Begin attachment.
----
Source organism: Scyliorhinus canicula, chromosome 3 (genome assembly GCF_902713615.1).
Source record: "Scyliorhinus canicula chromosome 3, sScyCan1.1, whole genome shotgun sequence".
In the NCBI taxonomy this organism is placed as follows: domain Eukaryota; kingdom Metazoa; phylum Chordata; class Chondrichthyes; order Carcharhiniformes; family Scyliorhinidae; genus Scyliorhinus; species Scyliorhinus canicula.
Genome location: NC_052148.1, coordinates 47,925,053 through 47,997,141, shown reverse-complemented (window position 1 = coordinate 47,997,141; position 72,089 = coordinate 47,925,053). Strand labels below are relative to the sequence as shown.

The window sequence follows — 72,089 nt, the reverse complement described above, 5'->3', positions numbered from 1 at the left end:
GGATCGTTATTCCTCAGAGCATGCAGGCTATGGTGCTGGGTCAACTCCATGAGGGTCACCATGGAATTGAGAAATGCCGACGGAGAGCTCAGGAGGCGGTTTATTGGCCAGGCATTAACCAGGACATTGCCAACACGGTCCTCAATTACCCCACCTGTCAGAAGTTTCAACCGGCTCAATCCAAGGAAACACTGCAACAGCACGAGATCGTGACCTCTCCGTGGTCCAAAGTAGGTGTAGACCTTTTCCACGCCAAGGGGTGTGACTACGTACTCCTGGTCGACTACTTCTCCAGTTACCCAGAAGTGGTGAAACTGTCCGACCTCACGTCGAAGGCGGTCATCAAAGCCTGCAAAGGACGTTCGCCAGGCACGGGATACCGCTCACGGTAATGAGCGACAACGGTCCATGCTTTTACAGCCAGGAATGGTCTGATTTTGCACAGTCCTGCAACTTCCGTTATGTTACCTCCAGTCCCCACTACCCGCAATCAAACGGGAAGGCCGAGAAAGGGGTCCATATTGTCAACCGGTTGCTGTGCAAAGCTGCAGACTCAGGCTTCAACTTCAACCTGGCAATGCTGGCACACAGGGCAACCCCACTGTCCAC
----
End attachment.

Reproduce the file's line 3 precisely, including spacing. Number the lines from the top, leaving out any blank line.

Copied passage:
In the NCBI taxonomy this organism is placed as follows: domain Eukaryota; kingdom Metazoa; phylum Chordata; class Chondrichthyes; order Carcharhiniformes; family Scyliorhinidae; genus Scyliorhinus; species Scyliorhinus canicula.